There are often challenges in designing universally accessible mental health resources that can be used by individuals who are currently experiencing symptoms of mental illness and by individuals seeking support to promote their continued wellness. Individuals often prefer tools and resources that are perceived as personally relevant, and the tools and resources that appear personally relevant may be quite different for someone who is struggling with more significant symptoms of depression or anxiety than for someone who is looking to promote wellness through stress management practices. As individuals can fluctuate in their membership into these higher symptom and lower symptom groups over time, it is valuable to design tools that can reach individuals when they are highly symptomatic and distressed and can also support individuals when they are less symptomatic and well . In our program, participants received feedback on their symptoms when they completed the symptom checker tool within the app, and we recognize that receiving feedback on symptoms could influence use. However, we observed minimal differences in usage between students with higher symptoms and those with lower symptoms, indicating that IntelliCare for College Students could be a broadly accessible program. By offering a simple workflow containing a wide variety of tools and resources for supporting mental health and wellness, participants were able to find the tools and resources that were personally relevant to them and continue to use them as needed.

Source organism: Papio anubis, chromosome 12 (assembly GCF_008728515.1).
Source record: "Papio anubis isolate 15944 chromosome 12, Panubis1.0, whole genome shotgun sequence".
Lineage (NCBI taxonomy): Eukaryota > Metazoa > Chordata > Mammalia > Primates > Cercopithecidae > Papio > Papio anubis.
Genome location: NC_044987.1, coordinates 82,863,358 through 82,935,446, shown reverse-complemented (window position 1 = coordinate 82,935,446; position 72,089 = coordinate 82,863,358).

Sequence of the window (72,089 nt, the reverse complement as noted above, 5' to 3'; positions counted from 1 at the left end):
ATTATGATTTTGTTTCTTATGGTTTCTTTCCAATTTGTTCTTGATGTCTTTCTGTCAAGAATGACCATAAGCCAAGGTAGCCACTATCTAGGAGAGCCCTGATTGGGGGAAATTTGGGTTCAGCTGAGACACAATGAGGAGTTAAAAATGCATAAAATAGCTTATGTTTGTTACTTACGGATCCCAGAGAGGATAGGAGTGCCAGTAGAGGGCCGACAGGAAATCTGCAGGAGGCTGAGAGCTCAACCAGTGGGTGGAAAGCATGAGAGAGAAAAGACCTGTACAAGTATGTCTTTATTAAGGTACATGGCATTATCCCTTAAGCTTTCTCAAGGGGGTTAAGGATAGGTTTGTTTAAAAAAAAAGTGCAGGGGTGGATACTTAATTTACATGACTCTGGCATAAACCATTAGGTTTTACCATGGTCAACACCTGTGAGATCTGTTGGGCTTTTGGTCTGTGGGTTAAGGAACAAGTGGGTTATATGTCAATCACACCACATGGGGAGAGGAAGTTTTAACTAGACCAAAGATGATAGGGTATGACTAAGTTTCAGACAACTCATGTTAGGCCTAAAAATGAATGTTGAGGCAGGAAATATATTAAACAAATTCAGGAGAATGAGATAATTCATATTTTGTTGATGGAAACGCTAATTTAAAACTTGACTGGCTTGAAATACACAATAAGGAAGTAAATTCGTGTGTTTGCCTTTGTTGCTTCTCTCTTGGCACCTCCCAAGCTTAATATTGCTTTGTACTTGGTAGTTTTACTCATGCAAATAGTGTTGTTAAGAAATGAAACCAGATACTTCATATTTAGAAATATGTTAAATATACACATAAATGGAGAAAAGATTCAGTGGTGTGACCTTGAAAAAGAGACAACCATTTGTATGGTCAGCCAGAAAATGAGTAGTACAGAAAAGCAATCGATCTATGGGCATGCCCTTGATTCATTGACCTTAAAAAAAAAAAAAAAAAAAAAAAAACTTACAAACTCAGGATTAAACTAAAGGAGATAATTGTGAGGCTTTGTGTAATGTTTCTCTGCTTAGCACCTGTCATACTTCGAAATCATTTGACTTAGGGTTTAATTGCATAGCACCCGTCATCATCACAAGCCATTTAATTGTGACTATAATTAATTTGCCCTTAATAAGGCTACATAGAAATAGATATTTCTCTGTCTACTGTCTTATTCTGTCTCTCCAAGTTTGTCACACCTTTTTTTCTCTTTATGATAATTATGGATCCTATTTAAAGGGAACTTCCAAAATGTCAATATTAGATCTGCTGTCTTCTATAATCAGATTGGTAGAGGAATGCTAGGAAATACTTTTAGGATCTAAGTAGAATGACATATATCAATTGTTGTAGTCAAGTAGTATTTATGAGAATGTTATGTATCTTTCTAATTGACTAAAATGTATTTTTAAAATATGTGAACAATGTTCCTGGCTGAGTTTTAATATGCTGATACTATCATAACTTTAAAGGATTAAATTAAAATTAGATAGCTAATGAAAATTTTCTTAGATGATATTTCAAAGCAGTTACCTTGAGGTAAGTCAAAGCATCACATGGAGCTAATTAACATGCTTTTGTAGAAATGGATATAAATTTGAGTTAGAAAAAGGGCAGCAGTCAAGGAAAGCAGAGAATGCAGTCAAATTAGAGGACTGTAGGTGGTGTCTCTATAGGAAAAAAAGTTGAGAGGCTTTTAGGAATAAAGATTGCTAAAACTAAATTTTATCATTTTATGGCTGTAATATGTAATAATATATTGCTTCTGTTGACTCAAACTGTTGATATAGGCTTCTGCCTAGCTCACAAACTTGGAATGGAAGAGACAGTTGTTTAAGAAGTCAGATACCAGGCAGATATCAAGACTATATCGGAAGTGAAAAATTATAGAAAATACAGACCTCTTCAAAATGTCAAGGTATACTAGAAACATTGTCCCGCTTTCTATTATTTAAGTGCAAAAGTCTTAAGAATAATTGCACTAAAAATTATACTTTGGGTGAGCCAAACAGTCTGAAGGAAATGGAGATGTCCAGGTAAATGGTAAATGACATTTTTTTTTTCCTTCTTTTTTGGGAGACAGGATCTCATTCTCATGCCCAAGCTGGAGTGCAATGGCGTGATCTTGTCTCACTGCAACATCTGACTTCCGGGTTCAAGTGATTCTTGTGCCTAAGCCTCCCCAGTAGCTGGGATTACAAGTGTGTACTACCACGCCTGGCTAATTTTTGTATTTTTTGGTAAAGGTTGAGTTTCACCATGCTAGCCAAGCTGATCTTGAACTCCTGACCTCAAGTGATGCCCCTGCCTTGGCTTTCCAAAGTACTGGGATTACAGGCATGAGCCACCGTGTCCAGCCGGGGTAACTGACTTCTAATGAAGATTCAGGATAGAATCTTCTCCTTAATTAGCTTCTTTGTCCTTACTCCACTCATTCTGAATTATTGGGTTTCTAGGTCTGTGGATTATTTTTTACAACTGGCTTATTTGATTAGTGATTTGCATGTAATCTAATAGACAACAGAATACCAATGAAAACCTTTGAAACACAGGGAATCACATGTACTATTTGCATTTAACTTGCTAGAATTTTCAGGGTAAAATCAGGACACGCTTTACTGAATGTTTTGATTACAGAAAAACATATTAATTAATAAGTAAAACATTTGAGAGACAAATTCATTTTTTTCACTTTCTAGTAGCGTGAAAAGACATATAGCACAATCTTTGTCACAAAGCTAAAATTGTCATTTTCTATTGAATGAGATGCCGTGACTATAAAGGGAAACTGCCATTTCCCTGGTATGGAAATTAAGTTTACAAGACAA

We did not observe changes in symptoms of depression or anxiety during the course of this study. We note that the study was underpowered to detect changes in psychosocial targets, so we are unable to determine if the lack of change was because of chance. Compared with previous studies of IntelliCare in which participants were encouraged to use IntelliCare daily, participants in this study were not given this instruction and used IntelliCare less frequently during the 8-week study than had been observed in these previous studies [- ]. Participants enrolled in this study during the summer months, and the 8-week follow-up for many participants took place after the fall semester began. Some fluctuations in mood may be attributed to the change from summer break to resuming coursework [ ]. However, we observed improvements in psychological targets, suggesting that the program had its intended effects on behavior and condition. Improvements were observed in participants’ scores on the ALQ, indicating that they experienced gains in their knowledge of anxiety symptoms and anxiety management strategies. As low mental health literacy is a commonly cited barrier to mental health treatment seeking among college students [ , ], increasing mental health literacy appears to be a particularly important pathway to support students in seeking appropriate mental health resources.